Half of a yellow onion, sliced
Mixed sweet or bell peppers, sliced
Mojo criollo marinade
Sour cream and salsa for serving


Take sliced onions, peppers and chicken and put them in a ziploc bag with the marinade. Let them marinate for as long as you want-- I usually do this in the morning. Fire up your grill or broiler, and broil the marinated meat and vegetables until chicken is cooked, and vegetables have turned brown/black in some spots. Do not over broil. I used the broiler in my oven, and after it was finished, I turned it to bake mode, and stuck my pizza stone in there.

Assemble your quesadilla on a pizza stone or gridle. Cover half of the circle with your mexican cheese and the fajita mix. Cook it until all the cheese has melted, but is not super bubbly. Immediately fold the naked part of the tortilla over the cheesy part. You can then broil or grill both sides to your desired crispness-- but watch it so it doesn't burn! Serve with sour cream, guacamole and salsa.

Viva la quesadilla en mi estomago.

Thursday, September 29, 2011

Something is Stewing

I don't really have any witty or insightful comments regarding this recipe. I am cleaning out my fridge/freezer, and happened to have the necessary ingredients. Couple this with the weekend forecast of highs below 60 and my sudden energy this morning, and that's how the stew was made. Actually, the stew was really made by the directions below. . . .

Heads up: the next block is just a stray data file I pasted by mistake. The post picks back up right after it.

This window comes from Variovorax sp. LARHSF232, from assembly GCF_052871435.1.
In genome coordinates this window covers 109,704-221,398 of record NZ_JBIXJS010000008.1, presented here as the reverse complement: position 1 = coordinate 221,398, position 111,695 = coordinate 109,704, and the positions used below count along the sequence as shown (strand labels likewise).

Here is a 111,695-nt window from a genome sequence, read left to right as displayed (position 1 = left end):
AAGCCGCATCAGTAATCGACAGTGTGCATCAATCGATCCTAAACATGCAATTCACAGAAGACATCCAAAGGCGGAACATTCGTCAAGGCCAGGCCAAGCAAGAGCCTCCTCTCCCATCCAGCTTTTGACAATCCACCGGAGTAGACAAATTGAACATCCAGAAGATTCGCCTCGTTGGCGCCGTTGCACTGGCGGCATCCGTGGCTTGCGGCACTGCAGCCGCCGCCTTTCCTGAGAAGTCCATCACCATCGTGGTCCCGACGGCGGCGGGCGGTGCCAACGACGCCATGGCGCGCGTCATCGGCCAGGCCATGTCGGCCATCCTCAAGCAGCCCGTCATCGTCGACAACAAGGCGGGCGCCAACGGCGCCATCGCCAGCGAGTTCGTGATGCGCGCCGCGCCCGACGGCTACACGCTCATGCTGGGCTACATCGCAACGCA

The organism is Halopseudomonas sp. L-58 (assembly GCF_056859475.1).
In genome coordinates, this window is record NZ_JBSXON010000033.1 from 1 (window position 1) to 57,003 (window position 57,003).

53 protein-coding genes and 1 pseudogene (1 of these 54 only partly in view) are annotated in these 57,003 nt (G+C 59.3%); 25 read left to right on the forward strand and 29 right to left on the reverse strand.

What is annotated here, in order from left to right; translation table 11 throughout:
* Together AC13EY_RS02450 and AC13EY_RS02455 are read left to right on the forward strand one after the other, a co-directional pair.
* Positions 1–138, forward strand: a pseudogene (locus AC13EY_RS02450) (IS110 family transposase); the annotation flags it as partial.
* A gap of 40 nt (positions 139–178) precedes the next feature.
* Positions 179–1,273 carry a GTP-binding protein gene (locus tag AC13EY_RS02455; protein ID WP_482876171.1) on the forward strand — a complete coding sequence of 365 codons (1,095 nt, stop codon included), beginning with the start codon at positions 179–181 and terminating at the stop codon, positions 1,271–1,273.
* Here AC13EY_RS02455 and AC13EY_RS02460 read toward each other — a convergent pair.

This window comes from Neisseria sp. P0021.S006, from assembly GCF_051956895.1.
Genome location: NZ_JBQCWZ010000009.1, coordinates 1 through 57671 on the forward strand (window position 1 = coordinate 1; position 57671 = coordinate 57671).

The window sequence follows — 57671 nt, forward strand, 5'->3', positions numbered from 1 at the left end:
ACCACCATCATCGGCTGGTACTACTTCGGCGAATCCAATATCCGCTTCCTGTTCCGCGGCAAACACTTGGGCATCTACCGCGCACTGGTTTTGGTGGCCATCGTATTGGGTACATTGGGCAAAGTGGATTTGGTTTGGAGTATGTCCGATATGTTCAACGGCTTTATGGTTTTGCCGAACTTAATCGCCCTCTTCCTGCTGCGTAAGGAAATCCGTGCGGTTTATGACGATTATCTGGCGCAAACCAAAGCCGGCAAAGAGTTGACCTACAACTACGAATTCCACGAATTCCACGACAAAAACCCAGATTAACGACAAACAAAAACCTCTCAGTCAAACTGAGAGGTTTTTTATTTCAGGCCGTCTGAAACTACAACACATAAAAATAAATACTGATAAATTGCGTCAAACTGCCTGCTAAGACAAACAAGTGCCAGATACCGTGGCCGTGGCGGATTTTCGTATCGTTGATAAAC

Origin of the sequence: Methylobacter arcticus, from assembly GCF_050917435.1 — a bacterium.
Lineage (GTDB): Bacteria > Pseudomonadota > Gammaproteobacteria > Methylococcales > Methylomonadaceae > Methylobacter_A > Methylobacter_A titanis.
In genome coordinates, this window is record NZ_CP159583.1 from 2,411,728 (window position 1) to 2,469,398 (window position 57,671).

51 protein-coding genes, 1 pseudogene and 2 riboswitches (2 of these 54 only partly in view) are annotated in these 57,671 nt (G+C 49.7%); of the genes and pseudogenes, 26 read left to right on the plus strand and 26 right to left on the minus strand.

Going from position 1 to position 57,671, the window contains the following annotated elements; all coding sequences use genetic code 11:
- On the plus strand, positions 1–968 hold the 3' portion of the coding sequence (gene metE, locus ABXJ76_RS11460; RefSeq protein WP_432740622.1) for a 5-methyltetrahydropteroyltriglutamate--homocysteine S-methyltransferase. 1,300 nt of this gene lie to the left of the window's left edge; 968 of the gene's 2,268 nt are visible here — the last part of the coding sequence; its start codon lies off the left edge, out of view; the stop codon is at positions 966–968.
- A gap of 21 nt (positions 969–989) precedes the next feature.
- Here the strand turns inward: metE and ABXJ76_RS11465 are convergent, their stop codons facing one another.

2 lbs of cubed beef
6 - 8 red potatoes, or 2 - 3 large russet potatoes
1 stalk of celery, chopped including the leafy parts
1 large onion, diced
2 - 3 cups of chopped carrots
1 quart tomato juice
1 quart water
2 beef bouillon cubes
1/2 TBSP black pepper
1 TSP hungarian paprika, but regular paprika will do
1 TSP thyme
2 bay leaves
3 TBSP worcestershire sauce

Stick all the ingredients into a crockpot. Cook on low for 6 - 8 hours. Enjoy.

Wednesday, September 28, 2011

Dirty Blondes or Nutella Blondies